(RNS) — Last Passover, six Israelis in their 20s were arrested for allegedly plotting to sacrifice a goat in the 35-acre esplanade outside the Al-Aqsa Mosque in Jerusalem. Built in the eighth century, the mosque is the third holiest site in Islam and is administered by the Jordanian royal family as part of its custodianship of the holy sites in Jerusalem. The esplanade is also holy to Jews, who call it the Temple Mount and for years have tried to arrange a sacrifice at Passover there.
For the radical Jewish group Returning to the Mount, the arrests alone were a score: The group had offered to pay a reward of 400 new Israeli shekels for anyone who got arrested. Arrested with a goat was good for NIS 800. If they managed to pull off a sacrifice, it would be worth NIS 10,000.
This year the same elements of hard-line Jewish extremism have again taken up the call to perform a sacrifice for Passover, posting ads on social media offering rewards for anyone who spreads ashes of sacrifice and showing photos of the precise location where it should happen.
But there is a difference: This year, with the return of Benjamin Netanyahu as prime minister, the Israeli minister in charge of the Israeli police force is a radical Jewish activist who has himself threatened in the past to carry out a ritual slaughter at the Al-Aqsa complex. Itamar Ben-Gvir, Netanyahu’s national security minister, has publicly vowed to make way for Jews to pray on their Temple Mount, contradicting a centuries-old status quo.
This year has also seen a huge uptick in violence, with 90 Palestinians (including children) who have been killed by Israeli soldiers since the beginning of 2023. A Palestinian citizen of Israel who had finished his doctoral studies, Muhammad Al-Asibi, was shot dead Saturday (April 1) at the holy site as he tried to intervene with an Israeli soldier attempting to arrest a Palestinian Muslim woman. Amnesty International has called for an investigation. Israel claims he attempted to steal the soldier’s weapon.
This week, the dangers are even more heightened as the Jewish and Islamic religious calendars overlap. The weeklong Passover season begins the evening of Wednesday, which this year corresponds to the 14th day of Ramadan, the Muslim month of fasting. Hundreds of thousands of Muslim believers are arriving in the city for prayer and blessings, some scaling Israel’s 8-foot border wall and others waiting in line for hours to be allowed into the city at military checkpoints. On Friday, 250,000 worshippers entered, according to the Jerusalem Islamic Waqf, which oversees the holy site.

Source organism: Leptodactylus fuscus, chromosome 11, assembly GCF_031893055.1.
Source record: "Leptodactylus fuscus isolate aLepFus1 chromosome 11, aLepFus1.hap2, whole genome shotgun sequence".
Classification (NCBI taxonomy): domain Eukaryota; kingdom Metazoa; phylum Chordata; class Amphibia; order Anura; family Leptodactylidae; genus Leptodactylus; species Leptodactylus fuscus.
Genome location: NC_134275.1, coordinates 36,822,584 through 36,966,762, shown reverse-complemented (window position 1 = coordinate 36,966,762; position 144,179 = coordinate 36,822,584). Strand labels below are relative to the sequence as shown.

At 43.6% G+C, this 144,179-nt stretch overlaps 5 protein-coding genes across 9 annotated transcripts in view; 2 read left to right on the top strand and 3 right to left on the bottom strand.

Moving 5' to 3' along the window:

All of this means that everyone is on edge, as not only Ben-Gvir but another senior minister has come out in support of the fanatics, with a huge Muslim population standing in their way.
Further escalating tensions, fasting Muslim believers often stay overnight in the mosque in a practice known as i’tikaf. Overnight stays are more common in the last 10 days of Ramadan when, according to Islamic tradition, the Quran was revealed to Muhammad. The focus in this period is the 27th day of Ramadan (which this year falls on April 18), which is referred to as Laylatul Qadr, or “The Night of Power.” On this night, proper observance can earn forgiveness for a lifetime of sins.
However, fear of Jewish zealots storming the mosque has prompted many Muslims to begin the overnight stay earlier. But Israel and Ben-Gvir have refused to allow the i’tikaf, instead using violence to empty the mosque every night. They may yet as the Night of Power approaches, but the situation — especially as the two holy seasons overlap for three days — could be combustible.
The sensitivities about Al-Aqsa go well beyond the Palestinian-Israeli conflict to touch the feelings of 1.9 billion Muslims around the world but most intensely the Jordanian leadership, which has been the custodian of the holy place in Jerusalem for decades.
Last month Jordan’s King Abdullah personally took part in a security summit in Aqaba followed by a similar summit in Sharm el Sheikh, Egypt, to work out the logistics for a Ramadan without major incidents. The United States was present in these meetings, along with Egyptian, Israeli, and Palestinian representatives. The big question on everyone’s mind is whether the agreements in Aqaba and Sharm el Sheikh, particularly Israeli commitments to de-escalate, will be directly and strictly observed or not.
It is clear that the Israeli-Palestinian conflict is slipping fast into uncharted territory. What is crucially important is to do everything possible to avoid allowing sensitive religious issues and the accompanying high emotions to replace a political conflict.
(Daoud Kuttab is an award-winning Palestinian journalist from Jerusalem. Follow him on Twitter @daoudkuttab. The views expressed in this commentary do not necessarily reflect those of Religion News Service.)